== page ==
Date of Award


First Advisor

Kati Garcia-Renart

Second Advisor

Aimee Michel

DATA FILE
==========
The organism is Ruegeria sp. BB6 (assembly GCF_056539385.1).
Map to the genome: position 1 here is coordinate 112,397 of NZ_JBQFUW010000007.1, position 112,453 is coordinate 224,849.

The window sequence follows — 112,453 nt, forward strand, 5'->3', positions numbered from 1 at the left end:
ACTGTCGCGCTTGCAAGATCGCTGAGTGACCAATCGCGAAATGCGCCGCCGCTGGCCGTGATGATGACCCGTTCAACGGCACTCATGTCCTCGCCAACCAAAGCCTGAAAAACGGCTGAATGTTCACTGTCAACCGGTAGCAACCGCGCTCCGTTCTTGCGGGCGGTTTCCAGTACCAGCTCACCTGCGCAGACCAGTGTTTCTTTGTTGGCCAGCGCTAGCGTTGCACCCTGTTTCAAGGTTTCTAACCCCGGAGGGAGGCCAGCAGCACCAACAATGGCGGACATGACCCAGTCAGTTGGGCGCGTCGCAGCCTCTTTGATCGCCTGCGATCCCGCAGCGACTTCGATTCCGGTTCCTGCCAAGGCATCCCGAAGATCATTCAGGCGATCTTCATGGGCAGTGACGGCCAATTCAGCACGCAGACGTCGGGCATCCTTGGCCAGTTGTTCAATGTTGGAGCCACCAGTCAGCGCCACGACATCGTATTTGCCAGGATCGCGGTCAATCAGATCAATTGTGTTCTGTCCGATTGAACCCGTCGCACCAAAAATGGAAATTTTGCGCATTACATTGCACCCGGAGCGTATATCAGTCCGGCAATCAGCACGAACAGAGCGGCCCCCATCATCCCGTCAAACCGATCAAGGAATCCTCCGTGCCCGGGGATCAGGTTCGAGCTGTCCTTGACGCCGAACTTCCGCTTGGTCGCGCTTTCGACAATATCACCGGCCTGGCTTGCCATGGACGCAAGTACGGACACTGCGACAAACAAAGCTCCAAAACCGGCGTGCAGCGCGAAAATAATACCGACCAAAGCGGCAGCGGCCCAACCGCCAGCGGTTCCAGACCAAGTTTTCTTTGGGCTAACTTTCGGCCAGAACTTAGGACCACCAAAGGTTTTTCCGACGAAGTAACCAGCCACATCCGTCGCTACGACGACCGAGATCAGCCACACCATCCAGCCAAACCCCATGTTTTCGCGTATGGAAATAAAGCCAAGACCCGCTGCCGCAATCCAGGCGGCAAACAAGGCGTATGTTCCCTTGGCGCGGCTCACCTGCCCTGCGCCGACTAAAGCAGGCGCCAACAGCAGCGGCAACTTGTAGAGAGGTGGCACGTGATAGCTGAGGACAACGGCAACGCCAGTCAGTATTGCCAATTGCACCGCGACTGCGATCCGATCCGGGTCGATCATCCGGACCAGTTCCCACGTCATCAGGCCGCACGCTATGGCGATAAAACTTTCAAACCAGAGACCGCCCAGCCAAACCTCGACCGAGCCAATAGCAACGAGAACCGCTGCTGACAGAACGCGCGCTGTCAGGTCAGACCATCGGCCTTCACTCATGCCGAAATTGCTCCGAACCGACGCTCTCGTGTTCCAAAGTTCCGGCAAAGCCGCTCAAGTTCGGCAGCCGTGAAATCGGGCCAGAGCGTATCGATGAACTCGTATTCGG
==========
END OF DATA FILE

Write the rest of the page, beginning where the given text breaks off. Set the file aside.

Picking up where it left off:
An actor is useless unless they let themselves be vulnerable to the pain of surprise. Fear runs as an undercurrent to life and work, providing energy and passion, but can also limit us to fight, flight, or freeze. Thom Pain (based on nothing) is a play, in which, the title character relates the stories of a boy growing “sideways” to process his life and find a definition for fear. The aim of the thesis is to render fear with help from interviews with fellow artists, training from past teachers, and reflection on an actor’s preparation and performance. The prologue provides exposition on the choice of Thom Pain and Declan Donnellan’s The Actor and the Target as a working definition and framework for the actor’s journey into fear. The interviews use experiences from semesters at the National Theater Institute and the London Dramatic Academy and build on Donnellan’s suggestions to provide the groundwork for the actor’s exploration of fear in performance. The chapter on process picks up the journey after the performance and recounts audience responses, the actor’s work on the character through written adaptation and a dialogue with past teachers, and discoveries made with the director, Nathaniel Bokaer-Smith.1 We leave off with the actor’s reflection on the journey, its goals, purpose, and dedication before saying farewell with the actor answering his own interview questions. The journey is taken to discover but the account of the journey cannot replicate this discovery. It can only attempt to reconstruct the circumstances in the hope for more explorers.

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